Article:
I’ve had an iPad since July and have been making some cool music with it these past few months. I’ve found some apps that I really enjoy so I thought I’d share my thoughts on them, as well as some sounds, loops and music that I’ve made.
The very first music-making app I ran across when I was exploring the App Store for the first time was Beatwave. With an interface very similar in design to the Yamaha Tenori-On, Beatwave is essentially a 4-part multi-timbral step sequencer. I found it to be a very intuitive app. I was up and making music on my iPad in literally seconds. The free version has a very limited sound set but the $7.99 upgrade to Beatwave Pro gives you a whole bunch of new sounds that I’ve found very inspiring. Continue reading “Making Music On My iPad With Beatwave”
I don’t know about you but I am always looking for new and exciting sounds to use in my music and sound design projects. I suppose I could invest in a bunch of sample libraries but that feels like cheating. I have way too much fun making my own sounds to give that responsibility up to someone else. How do I do it? Here are 15 ideas to get the creativity rolling. Continue reading “15 Fun Ways to Freak Out Your Sounds”
There’s no denying it, Pro Tools is everywhere. I know some of you may prefer doing your work in Logic, Cubase or Live but most professional audio work today touches Pro Tools at some point during it’s life-cycle. You can choose to accept this trend or to fight it. If you choose to fight it then you don’t need to read any further, have a nice day. However, if you are interested in improving your Pro Tools skills please allow me to offer these seven handy navigation keyboard shortcuts.
- The RETURN key functions as a return-to-zero command sending the cursor to the beginning (start) of your session. I discuss this more in the next point but you should always strive to keep your hand off the mouse as much as possible. This will allow you to work much faster.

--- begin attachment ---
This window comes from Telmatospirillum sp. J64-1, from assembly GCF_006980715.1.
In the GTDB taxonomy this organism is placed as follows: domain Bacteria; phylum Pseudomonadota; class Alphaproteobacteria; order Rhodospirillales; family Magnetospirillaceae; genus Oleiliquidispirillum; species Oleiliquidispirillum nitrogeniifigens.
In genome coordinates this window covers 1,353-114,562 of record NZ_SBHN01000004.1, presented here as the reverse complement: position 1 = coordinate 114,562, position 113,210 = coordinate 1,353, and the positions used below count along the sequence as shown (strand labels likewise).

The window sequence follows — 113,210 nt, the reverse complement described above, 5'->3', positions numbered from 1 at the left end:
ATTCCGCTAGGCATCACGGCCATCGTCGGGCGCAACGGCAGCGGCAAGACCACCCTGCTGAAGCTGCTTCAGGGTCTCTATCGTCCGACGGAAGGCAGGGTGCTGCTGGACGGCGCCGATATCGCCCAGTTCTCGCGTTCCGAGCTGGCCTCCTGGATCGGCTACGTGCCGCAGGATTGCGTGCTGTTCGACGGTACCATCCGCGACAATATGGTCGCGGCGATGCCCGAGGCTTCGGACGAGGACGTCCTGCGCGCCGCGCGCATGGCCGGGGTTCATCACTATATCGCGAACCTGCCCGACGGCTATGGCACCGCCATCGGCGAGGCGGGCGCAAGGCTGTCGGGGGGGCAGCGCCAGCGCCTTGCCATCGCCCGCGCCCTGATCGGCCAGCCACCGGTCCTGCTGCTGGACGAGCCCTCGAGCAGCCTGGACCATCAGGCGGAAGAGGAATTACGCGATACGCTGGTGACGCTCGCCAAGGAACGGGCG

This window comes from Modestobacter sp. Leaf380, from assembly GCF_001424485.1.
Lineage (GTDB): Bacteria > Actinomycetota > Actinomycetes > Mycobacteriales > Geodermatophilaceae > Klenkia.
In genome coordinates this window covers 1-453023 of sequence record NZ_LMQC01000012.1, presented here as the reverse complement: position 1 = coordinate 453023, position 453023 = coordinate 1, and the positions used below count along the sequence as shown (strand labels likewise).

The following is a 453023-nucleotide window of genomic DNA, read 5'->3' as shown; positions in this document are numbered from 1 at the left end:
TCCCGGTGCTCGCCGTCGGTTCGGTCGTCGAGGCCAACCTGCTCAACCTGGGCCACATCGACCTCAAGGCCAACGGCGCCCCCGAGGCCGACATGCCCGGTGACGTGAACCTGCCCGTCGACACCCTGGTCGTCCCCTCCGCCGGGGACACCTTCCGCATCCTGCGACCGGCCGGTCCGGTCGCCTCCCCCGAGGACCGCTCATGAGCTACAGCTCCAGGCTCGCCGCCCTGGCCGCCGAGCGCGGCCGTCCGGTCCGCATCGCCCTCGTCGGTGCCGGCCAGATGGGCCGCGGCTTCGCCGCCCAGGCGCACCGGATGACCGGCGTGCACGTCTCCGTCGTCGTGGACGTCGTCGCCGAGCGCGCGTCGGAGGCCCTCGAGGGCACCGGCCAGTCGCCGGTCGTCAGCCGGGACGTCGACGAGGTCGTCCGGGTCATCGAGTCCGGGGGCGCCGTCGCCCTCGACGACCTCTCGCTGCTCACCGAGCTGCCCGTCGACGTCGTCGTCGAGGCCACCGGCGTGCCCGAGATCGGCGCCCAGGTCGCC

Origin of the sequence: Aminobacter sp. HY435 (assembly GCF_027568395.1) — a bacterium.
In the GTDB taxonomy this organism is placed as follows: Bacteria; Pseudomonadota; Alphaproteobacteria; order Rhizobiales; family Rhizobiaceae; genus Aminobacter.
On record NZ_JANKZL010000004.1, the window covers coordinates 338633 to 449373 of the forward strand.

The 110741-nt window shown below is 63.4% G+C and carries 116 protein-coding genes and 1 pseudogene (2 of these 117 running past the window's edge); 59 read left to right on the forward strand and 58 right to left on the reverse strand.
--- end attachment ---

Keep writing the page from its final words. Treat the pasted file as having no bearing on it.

- The SPACEBAR toggles the Play and Stop functions in Pro Tools. Hit the Spacebar once and Pro Tools goes into play, hit it again and playback stops. This is one of those “Duh!” shortcuts but I still see way too many engineers using their mouse to engage the transport controls. Get out of this habit. Using these first two shortcuts will make you 15-20% more efficient in your Pro Tools work.
- Pressing APPLE+SPACEBAR puts Pro Tools into record without having to put the transport into record-enable. Again, a huge time saver. This one shortcut eliminates having to grab the mouse, click the record-enable button and then click the play button.
- Using Command+[ or Command+] allows you to zoom in and out horizontally. I’m constantly using this shortcut as I edit my work. I know I’m starting to sound like a broken record but, huge time-saver.
- Hitting the TAB key takes the cursor forward in the session (to the right) to the next region boundary (this is assuming that the Tab To Transient function is turned off). Hitting OPTION+TAB takes the cursor backwards in the session (to the left) to the previous region boundary. This makes it very easy to bounce from region to region within your session.